An Epic Debate: Ben’s argument

The popularity of Fortnite has been transformative for Epic Games. But with huge success has come rivalry with Valve, gamers unhappy with exclusivity deals, rumours of stressful working conditions and many unanswered questions. Later Levels has joined forces with Dan from for An Epic Debate, in which we’ll be giving our opinions and thoughts on the company over the coming week.

It’s one of those things in blogging that whenever I feel I’m about to go against the tide of public opinion, I need to clarify my position. I was asked if I supported what Epic Games are doing with their store in securing exclusivity for certain releases. Actually I don’t care – it doesn’t impact me as a console gamer – but I support the principle of what they’re doing because I believe strongly in competition.

Let me be clear though, this is not a post that discusses working practices or how Epic made their money. I might write more about those in the future but (contrary to many opinions, it seems) I can agree with one aspect of a business and disagree wholeheartedly with others.

Like any rational, sensible person, I do not support any aspect of video game ‘crunch’ or any team member working the sorts of hours being spoken about in the news right now. Not just at Epic but at any studio where it has raised its head. Even one of my favourite gaming series, Mortal Kombat, has been subject to this of late and if I’m honest the game feels tainted as a result. I would much rather have waited months for a title that didn’t push people to breaking point.

Had I known prior to my pre-order, I might not have bought it.

Fortnite is another one of these games and it’s especially relevant given it’s Epic I’ve been asked to write about.

Also, I should also say I’ve been buying products from Epic for 25 years, maybe more. I managed to convince my Dad to write a cheque to them to upgrade to the full version of One Must Fall 2097 from shareware in the 1990s, Unreal Tournament remains one of the greatest games I’ve ever played and Gears of War is a series I can’t get enough of. I even bought early access to Fortnite: Save The World before the Battle Royale came along and turned pop-culture on its head.

It’s safe to say I’ve been a long-term customer of Epic then.

It’s kind of irrelevant though because the crux of what I’ve been asked about is whether or not I support what they’re doing and you can, in my mind, replace Epic with any company you like.

They’re trying to get a foothold into a market dominated by Steam. Valve have held all the cards in terms of online distribution since 2004 and the release of Half Life 2, with no real, viable challenger. If Epic want to offer developers a more favourable split of the revenue (88/12) to Steam (70/30) then I have no problem with that. If they want to waive royalties for the use of their Unreal engine if games built with it are sold through the store, then I have no problem with that too.

Epic are in a very fortunate position to have a healthy bank balance and they are using it to get traction. If a developer decides that they want to publish on the Epic Games Store instead of that platform then I don’t understand why that’s a problem either. At the end of the day, a developer wants to maximise the return from sometimes years of work and 88% is better than 70%. I would suggest you look at some of the more outspoken indie creators on Twitter about how much they struggle financially to bring us the games we love.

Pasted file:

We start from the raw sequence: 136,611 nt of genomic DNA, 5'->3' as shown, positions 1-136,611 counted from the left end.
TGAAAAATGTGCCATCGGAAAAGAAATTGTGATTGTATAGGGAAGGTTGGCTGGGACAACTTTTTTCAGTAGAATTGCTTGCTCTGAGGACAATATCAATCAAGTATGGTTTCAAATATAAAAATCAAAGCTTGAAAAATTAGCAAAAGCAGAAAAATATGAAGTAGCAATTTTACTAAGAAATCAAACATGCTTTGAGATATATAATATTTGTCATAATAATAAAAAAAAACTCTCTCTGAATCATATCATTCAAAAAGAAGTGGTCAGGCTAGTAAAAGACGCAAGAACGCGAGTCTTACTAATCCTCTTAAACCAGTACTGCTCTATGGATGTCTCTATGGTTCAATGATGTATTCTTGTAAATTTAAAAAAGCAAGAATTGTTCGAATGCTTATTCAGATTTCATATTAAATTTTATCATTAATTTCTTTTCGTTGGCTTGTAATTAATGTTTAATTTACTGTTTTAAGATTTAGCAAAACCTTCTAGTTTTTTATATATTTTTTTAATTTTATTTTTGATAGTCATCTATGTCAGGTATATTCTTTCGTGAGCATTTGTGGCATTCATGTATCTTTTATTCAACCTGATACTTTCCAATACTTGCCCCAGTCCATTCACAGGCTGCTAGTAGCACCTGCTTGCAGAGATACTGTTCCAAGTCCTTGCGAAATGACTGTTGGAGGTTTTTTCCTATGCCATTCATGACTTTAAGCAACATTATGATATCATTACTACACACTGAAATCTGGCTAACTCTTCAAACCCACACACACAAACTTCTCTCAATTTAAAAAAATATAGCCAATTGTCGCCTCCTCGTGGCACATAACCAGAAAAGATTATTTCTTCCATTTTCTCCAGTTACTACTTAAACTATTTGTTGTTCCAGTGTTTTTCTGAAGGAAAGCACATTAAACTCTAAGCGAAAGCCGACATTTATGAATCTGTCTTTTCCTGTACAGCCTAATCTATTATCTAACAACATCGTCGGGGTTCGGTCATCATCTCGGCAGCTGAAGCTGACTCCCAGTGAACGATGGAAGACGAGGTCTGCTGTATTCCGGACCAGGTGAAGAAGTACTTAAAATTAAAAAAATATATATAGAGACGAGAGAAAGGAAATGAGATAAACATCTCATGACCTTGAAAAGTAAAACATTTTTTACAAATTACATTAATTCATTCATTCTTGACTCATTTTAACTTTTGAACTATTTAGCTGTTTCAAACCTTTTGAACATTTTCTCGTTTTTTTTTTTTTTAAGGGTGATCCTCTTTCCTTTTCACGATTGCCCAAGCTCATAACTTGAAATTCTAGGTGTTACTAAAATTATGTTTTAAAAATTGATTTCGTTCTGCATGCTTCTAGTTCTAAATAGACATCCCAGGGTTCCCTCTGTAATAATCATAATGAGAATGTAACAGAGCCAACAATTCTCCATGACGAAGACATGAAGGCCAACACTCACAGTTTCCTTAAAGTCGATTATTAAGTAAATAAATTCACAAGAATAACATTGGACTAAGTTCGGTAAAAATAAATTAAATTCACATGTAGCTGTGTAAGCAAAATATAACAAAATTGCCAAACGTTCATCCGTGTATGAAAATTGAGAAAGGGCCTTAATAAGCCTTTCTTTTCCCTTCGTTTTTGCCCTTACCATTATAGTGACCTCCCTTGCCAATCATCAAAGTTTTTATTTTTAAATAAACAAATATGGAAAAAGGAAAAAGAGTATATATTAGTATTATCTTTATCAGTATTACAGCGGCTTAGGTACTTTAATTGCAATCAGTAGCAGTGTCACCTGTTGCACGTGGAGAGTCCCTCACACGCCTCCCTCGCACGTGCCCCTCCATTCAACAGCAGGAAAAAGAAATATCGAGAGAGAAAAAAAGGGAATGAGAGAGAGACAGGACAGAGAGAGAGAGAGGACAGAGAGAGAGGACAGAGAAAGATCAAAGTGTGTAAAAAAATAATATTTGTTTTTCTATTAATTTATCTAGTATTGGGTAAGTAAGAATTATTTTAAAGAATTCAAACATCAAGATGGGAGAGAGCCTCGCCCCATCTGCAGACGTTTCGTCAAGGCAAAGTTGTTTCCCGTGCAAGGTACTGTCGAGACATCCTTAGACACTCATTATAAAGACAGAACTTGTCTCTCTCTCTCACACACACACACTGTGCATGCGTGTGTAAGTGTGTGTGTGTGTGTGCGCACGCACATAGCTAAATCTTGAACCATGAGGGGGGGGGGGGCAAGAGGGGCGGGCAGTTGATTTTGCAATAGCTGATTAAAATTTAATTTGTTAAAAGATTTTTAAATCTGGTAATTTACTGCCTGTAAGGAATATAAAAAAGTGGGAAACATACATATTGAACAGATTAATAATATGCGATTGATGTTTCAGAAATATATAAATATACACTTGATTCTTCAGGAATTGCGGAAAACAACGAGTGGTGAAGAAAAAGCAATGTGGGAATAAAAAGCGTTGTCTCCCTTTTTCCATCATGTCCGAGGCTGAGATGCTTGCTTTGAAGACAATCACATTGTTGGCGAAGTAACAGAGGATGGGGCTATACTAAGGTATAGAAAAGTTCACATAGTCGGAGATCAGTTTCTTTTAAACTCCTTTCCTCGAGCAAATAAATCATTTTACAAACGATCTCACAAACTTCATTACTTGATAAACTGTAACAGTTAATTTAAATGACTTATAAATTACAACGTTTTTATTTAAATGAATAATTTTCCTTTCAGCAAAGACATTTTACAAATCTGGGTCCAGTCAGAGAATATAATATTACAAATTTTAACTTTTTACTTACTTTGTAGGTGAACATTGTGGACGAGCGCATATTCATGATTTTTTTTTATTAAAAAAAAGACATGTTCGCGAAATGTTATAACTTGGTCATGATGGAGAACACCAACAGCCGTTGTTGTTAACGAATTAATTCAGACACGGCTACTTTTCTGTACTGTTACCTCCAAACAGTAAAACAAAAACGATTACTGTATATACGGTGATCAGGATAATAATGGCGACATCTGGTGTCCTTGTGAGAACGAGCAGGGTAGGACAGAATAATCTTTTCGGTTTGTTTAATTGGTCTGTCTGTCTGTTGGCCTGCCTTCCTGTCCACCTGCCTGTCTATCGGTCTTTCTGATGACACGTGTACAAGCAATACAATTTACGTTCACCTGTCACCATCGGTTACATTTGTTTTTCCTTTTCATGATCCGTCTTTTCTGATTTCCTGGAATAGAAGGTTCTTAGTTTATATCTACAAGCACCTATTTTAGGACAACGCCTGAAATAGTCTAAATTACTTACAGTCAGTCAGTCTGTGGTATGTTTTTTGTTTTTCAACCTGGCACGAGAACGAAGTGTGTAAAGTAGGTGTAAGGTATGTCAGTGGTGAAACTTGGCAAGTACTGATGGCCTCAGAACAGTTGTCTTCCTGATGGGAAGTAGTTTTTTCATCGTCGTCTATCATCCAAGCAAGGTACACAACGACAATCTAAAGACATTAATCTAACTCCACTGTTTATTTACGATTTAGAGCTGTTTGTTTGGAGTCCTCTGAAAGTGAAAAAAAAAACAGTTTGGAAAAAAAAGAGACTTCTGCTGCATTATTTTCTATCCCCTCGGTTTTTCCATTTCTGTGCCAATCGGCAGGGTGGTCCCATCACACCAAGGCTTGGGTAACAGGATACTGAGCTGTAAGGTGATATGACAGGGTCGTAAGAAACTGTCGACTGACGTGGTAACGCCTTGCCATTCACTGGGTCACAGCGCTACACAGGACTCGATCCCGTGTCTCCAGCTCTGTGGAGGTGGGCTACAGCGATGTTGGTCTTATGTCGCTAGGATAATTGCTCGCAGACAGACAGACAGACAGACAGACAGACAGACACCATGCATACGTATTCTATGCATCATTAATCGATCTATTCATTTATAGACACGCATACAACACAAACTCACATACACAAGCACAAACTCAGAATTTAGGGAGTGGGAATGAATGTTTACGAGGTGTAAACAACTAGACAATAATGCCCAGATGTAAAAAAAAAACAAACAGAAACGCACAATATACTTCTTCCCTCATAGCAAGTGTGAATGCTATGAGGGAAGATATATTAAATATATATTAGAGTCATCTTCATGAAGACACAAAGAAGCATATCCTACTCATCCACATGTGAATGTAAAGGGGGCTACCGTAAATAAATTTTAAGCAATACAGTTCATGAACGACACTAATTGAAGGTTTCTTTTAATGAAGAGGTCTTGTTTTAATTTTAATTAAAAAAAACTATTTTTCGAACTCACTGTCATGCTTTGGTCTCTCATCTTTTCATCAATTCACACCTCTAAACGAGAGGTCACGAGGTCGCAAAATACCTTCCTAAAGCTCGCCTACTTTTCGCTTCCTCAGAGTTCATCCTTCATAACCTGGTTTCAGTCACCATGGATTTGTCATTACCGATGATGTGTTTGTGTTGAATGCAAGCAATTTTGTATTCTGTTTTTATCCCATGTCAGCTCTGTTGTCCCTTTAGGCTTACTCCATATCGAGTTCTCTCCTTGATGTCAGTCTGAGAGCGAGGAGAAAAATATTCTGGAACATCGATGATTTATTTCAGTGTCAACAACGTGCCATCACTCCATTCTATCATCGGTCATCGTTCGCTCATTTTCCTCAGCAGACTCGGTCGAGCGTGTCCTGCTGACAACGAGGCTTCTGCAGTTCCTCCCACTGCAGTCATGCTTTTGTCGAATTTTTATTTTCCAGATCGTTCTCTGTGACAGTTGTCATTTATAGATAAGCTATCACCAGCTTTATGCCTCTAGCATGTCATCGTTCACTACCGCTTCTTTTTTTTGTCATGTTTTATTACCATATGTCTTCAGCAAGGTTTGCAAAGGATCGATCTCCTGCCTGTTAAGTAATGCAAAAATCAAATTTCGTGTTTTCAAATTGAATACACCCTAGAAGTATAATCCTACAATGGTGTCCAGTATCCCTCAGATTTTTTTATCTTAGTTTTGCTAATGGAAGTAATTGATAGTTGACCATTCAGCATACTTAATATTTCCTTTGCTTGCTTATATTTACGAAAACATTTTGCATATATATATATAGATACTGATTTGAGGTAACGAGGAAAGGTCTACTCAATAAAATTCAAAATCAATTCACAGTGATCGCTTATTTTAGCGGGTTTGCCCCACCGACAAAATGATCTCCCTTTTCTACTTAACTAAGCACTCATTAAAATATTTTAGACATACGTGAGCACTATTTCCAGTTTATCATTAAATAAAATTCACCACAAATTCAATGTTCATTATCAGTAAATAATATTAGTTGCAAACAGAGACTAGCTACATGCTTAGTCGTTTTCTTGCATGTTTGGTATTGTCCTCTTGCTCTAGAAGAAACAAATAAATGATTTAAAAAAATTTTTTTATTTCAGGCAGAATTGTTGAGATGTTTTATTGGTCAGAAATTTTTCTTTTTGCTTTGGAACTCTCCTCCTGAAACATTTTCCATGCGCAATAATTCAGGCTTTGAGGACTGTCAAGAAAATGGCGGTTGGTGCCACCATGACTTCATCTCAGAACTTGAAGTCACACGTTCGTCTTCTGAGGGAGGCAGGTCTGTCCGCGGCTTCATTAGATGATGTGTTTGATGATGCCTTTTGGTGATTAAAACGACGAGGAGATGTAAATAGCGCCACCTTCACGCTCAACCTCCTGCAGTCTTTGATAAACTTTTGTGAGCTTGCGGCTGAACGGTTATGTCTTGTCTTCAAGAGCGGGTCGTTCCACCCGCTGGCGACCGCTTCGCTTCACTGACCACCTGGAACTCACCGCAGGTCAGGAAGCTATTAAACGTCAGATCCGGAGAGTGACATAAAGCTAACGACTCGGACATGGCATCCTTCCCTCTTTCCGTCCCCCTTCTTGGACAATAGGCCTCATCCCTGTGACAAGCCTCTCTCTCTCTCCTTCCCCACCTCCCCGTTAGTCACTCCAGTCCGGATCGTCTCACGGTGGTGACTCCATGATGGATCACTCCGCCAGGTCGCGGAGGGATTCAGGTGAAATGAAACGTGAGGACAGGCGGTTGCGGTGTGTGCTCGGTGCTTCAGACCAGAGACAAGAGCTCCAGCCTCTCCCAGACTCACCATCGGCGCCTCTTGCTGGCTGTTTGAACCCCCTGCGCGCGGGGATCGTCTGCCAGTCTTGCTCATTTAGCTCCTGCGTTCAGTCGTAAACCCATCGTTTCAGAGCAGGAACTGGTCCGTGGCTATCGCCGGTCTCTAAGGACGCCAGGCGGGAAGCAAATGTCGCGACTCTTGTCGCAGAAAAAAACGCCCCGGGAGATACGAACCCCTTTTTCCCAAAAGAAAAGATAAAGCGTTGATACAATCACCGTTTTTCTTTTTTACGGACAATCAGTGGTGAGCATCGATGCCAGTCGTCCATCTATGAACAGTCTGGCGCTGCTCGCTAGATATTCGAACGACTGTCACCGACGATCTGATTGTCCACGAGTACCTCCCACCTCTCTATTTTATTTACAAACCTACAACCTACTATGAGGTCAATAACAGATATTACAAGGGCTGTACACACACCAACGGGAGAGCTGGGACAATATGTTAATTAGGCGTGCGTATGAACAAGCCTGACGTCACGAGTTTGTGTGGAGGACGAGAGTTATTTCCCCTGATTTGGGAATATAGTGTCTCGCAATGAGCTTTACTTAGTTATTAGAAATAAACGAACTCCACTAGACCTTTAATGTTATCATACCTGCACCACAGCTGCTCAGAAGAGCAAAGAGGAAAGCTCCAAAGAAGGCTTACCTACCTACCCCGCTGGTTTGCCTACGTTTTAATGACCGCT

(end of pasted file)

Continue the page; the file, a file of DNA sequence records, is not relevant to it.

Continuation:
The reality is they will probably publish on both but if more developers go to Epic exclusively, you can bet it will prompt Valve to react and change its structure to win them back.

So how does it impact the consumer? Well, you’ll still be able to play the games, the prices aren’t going up, the developers get a larger cut (which must be a good thing!) so that only leaves one thing.

From what I can tell, the wider issue seems less about Epic or Steam but more about the requirement for another installer on the desktop. We all want convenience, I get that, and the ability to access an entire software library from a single client is the ideal. No-one wants to have to remember whether the title they want to play is on Steam, Epic, GOG, Blizzard, Uplay, Origin or a game-specific launcher, but it is what it is.

Feels like a small price to pay from where I’m sitting.

I don’t remember there being an outcry when Microsoft effectively secured the exclusivity to all future Obsidian, Ninja Theory, Playground Games, Undead Labs and Compulsion Games’ output when they bought those studios. Or when Sony tied up Insomniac’s Spider-Man. You have to switch to a completely different machine to play those. Double-clicking on an icon seems much easier in comparison if I’m honest.

Maybe I am just an uneducated console peasant who doesn’t understand the wider vagaries of PC gaming politics but ultimately I think competition is good. What Epic are doing will prompt Valve to react and innovate to protect their position, which in turn will cause Epic to do the same and vice-versa. Developers will get more return from each game that is sold, and consumers will be able to choose which platform to buy their games on, possibly at different price-points. Yes, there will be some exclusives but to a console gamer like me this is nothing new and a part of the wider gaming ecosystem.

At the end of the day, nobody is forced to buy a product on the Epic Games Store if they don’t want to, and if the gaming populace really wants to send a message to Epic and those that publish through that route, then they just have to vote with their wallets and not buy the game.

It’s not what you play, it’s who you play it with

I’m writing this the day before Tom Clancy’s The Division 2 releases. At least for me and all the other season pass pre-orders. If you bought the Ultimate Edition, you could be playing now but if you only have the standard you have to wait another few days. Sad, but true.

That’s a comment for another day. What I wanted to write about was a question Kim asked me recently: “Why don’t you write about how exited you are for The Division 2?” Relatively straightforward at first but the truth is, I’m not. I’ve dropped a load of money on a game I’m not hyped about at all.

So why spend the money? Well, because Pete is beyond excited about the game.